Working more hours to get more done is the downfall of most failed leaders.
This problem is due to a lack of capacity. Capacity is the amount that something or someone can produce.
When someone moves into leadership, they typically have more responsibility. If they don’t increase their capacity per hour, they will by necessity have to work longer hours.
If over time a leader can increase his or her capacity–produce more results in a given period of time–they will not only succeed but potentially free up time to pursue new projects and revenue streams.
Here are five ways to increase your capacity:
Education. Think of education as what you know that can be translated into skill. Knowledge is information understood. Education is information applied.
Not only does learning new things increase your capacity, it can also decrease stress and anxiety. In 2020 financial researchers found that even pre-pandemic, a low level of financial literacy was a top contributor to financial stress and anxiety. Learning how to understand and manage their finances made people less anxious.
In my book, Always Win, I suggest “first ask who before how.” Rather than trying to figure out how to do something, determine who already has that skill that you can learn from or collaborate with.
And here is a great resource for lifelong learners from my friend Eva Keiffenheim.
Delegation. Good delegators pick the best people to do the right jobs. Doing it yourself isn’t a luxury leaders can afford.
Effective leaders know that delegation isn’t about finding someone who can do a task better than you (but of course, if you can, that’s great), but finding someone who can do the task well enough.
For example: If you have an important message, you can draft the key points and delegate at least the proofreading, or at most the development of those key points into a message, to someone who is a good communicator.
Collaboration. In this insightful article, collaboration is defined as working together to create something new.
Done right, collaboration increases results. Done poorly, it wastes time and resources. Of all the ways to increase capacity, this is the most challenging.
A good collaborator has complementary skill sets, good communication skills and a desire to work together. The best collaborators inspire each other and discover ideas that neither would have by her- or himself. And that’s where the “something new” is created, whether a process, product or service.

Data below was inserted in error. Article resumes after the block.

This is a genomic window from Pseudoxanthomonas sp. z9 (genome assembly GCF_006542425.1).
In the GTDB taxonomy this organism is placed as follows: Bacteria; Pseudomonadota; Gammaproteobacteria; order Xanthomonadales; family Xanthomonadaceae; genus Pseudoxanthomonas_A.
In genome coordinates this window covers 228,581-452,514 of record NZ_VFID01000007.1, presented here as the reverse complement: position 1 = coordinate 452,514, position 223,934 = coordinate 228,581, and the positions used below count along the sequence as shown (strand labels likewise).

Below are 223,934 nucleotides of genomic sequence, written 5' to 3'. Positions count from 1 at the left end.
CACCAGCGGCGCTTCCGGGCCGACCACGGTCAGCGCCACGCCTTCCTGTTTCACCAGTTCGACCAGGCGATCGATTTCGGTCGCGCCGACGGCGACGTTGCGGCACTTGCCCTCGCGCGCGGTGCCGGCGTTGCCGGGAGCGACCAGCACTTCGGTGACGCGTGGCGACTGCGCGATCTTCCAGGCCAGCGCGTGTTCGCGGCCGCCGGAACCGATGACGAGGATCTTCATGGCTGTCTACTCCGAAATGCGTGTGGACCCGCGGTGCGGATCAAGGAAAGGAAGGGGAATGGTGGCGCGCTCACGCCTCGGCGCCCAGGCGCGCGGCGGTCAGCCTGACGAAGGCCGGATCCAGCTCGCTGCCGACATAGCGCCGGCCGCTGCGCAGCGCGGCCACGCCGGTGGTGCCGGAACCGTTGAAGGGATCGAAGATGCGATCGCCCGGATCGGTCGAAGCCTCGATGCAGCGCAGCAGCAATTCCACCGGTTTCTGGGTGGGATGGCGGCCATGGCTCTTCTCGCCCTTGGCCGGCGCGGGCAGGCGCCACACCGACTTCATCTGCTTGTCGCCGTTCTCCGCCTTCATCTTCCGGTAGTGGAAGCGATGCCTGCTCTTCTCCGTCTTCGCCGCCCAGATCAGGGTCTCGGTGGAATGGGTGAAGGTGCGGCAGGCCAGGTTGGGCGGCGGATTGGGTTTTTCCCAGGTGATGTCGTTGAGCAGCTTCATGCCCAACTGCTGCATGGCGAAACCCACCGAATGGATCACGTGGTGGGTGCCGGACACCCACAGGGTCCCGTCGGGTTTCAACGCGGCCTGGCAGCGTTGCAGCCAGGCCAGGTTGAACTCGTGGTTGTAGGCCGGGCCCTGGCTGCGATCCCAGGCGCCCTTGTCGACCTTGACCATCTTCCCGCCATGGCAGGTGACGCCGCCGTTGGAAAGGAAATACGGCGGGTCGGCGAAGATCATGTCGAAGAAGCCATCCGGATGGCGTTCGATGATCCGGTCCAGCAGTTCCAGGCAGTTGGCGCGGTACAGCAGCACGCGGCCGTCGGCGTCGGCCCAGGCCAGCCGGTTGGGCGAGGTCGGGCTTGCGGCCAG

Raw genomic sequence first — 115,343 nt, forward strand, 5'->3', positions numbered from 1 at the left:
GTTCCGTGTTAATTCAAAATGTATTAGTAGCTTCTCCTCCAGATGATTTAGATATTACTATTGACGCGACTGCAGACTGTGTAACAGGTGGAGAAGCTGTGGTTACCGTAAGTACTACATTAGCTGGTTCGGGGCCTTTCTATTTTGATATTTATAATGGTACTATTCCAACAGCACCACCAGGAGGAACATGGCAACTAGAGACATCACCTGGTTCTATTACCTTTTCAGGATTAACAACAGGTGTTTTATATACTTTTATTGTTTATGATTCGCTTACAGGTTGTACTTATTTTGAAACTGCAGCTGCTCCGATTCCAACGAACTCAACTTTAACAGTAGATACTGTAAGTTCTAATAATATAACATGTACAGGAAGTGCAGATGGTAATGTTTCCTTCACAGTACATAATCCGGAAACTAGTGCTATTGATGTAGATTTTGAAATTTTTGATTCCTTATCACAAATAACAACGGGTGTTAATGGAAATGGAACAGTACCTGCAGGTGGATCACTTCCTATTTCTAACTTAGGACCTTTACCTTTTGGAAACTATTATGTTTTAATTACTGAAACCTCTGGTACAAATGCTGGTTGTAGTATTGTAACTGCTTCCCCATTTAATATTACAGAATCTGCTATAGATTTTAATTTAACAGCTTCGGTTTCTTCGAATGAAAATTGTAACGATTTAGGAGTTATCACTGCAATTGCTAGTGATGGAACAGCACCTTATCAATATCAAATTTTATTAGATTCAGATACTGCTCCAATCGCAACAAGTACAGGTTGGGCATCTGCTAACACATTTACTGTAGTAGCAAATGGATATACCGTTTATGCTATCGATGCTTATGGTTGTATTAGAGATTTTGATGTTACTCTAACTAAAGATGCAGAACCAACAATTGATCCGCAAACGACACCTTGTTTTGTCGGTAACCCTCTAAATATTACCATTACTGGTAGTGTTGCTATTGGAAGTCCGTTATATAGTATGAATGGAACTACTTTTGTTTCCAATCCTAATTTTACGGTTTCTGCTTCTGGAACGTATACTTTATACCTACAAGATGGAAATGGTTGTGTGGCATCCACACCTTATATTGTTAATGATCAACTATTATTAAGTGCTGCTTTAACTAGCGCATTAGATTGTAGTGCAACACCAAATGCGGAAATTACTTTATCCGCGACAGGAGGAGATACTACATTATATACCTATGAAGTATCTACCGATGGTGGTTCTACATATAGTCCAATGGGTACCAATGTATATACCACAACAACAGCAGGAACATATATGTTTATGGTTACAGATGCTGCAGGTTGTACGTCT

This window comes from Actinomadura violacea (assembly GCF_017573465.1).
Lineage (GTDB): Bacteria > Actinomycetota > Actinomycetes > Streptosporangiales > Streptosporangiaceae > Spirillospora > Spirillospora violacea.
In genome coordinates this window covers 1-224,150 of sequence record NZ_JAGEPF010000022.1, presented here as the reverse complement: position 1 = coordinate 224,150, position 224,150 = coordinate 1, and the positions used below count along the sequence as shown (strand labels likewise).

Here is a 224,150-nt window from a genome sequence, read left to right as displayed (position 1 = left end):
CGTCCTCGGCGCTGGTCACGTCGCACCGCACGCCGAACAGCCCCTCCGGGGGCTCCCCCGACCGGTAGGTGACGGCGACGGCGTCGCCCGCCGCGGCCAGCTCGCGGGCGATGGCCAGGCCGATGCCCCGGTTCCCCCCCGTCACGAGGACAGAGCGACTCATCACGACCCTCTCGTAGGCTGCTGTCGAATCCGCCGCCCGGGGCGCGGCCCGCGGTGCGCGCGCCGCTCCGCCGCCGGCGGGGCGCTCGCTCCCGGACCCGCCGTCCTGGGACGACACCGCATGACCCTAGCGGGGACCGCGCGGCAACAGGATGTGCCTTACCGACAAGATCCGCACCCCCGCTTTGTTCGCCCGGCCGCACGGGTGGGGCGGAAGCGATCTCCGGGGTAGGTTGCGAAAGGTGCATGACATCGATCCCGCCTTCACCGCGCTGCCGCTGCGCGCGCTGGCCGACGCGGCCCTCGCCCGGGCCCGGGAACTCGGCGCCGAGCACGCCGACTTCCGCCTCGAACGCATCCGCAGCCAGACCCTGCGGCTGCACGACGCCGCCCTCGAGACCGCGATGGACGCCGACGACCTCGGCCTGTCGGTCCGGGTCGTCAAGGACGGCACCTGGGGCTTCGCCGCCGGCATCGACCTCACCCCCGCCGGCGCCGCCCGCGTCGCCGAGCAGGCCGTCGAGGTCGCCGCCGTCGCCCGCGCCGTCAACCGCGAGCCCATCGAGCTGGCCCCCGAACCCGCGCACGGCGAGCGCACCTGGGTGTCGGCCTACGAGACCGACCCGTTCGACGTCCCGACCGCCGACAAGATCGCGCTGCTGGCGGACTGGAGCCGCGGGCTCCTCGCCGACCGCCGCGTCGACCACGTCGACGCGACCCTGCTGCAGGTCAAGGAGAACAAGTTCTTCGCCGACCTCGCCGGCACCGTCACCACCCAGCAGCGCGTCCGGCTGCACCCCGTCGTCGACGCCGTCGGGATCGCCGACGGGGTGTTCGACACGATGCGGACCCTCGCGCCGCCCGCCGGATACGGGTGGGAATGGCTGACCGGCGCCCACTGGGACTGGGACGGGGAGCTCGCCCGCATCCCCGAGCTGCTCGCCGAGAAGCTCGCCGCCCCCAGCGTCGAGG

Cooperation. The article referenced above defines cooperation as working together for mutual benefit.
A shared agenda with everyone working together is the foundation of cooperation. Everyone knows what needs to be done and is willing to do it. Cooperation done right is about removing resistance and obstacles, sharing the work and supporting and encouraging each other.
Innovation. Whether done alone or with others, innovation is figuring out new ways to do old things or new ways to do new things. Innovation can be as simple as improvements in processes and as radical as a paradigm-changing discovery.
One key is to ask “how has it always been done?” and challenge the answer. Many years ago Seth Godin coined the term “stuck winning model.” We do what works, and sometimes keep doing it even after it stops working as well. Innovators are perpetual challengers of the status quo.
To increase your capacity in the months ahead, ask these questions:
What do I need to learn or learn better?
To whom on my team can I delegate and what are their greatest strengths and abilities?
Who is a potential collaborator?
Who are the people whose cooperation would most increase my capacity?
What might I do better or differently in my efforts going forward?
And here’s a bonus: what could I stop doing that wouldn’t make a big difference? Sometimes increasing capacity isn’t just about doing more in the same amount of time, but also about not doing things that really don’t matter.
Mark Sanborn is an award winning speaker and Leadership Expert in Residence at High Point University, the Premier Life Skills University. For more information about his work, visit www.marksanborn.com.